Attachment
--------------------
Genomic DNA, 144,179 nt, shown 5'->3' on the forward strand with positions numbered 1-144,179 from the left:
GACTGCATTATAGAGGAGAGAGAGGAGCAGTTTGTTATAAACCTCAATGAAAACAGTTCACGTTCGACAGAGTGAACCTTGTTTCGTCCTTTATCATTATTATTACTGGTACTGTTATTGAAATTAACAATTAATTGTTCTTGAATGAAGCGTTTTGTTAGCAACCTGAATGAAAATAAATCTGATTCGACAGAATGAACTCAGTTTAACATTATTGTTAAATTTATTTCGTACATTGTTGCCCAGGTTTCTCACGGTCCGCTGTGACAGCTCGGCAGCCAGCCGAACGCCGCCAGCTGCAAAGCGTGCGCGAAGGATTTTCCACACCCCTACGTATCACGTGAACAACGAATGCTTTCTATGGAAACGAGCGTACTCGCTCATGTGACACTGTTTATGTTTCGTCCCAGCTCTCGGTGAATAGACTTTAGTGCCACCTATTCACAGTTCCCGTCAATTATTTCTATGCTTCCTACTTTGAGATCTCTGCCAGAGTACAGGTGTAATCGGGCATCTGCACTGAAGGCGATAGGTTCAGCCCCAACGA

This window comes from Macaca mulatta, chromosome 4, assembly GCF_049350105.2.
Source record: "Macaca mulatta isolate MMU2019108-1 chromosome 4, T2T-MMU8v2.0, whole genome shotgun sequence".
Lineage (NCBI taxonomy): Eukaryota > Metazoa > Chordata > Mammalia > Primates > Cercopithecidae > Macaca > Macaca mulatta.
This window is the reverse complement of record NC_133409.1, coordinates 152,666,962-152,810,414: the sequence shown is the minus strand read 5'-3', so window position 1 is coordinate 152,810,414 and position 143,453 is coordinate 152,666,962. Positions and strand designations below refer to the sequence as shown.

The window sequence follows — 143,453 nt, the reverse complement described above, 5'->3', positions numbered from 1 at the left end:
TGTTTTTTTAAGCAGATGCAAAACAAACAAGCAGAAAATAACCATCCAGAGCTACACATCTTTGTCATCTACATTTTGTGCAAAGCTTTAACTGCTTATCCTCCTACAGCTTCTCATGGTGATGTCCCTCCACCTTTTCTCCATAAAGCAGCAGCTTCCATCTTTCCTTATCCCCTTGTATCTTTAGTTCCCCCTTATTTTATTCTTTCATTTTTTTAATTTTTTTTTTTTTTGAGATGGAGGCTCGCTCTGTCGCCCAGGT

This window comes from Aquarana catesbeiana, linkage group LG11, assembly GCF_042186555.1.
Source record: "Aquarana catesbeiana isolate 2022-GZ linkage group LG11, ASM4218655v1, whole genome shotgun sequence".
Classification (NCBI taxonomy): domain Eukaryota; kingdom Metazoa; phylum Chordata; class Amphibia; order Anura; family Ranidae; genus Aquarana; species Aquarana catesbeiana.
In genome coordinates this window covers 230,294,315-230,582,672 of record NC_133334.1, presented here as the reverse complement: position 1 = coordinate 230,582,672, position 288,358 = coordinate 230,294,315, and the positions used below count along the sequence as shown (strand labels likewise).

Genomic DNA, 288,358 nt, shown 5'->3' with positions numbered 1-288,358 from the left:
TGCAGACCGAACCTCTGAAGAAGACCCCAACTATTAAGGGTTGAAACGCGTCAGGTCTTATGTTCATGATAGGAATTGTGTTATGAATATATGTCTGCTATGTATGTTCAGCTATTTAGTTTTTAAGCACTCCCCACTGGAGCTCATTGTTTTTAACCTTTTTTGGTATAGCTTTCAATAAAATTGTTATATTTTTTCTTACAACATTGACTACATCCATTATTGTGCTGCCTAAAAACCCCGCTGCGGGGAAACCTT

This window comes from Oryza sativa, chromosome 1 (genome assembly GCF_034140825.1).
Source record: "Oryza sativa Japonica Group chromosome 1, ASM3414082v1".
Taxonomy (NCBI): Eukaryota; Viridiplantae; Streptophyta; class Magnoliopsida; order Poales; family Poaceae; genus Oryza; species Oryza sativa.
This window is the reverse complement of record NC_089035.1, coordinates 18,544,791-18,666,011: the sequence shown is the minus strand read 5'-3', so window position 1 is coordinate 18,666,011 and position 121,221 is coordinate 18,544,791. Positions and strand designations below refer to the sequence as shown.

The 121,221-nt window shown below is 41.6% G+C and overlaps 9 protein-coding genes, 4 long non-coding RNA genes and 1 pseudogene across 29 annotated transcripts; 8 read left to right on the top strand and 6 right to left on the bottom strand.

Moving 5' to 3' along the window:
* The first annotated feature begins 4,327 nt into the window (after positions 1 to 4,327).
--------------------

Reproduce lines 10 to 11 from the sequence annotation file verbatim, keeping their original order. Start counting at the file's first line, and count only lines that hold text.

Source record: "Aquarana catesbeiana isolate 2022-GZ linkage group LG11, ASM4218655v1, whole genome shotgun sequence".
Classification (NCBI taxonomy): domain Eukaryota; kingdom Metazoa; phylum Chordata; class Amphibia; order Anura; family Ranidae; genus Aquarana; species Aquarana catesbeiana.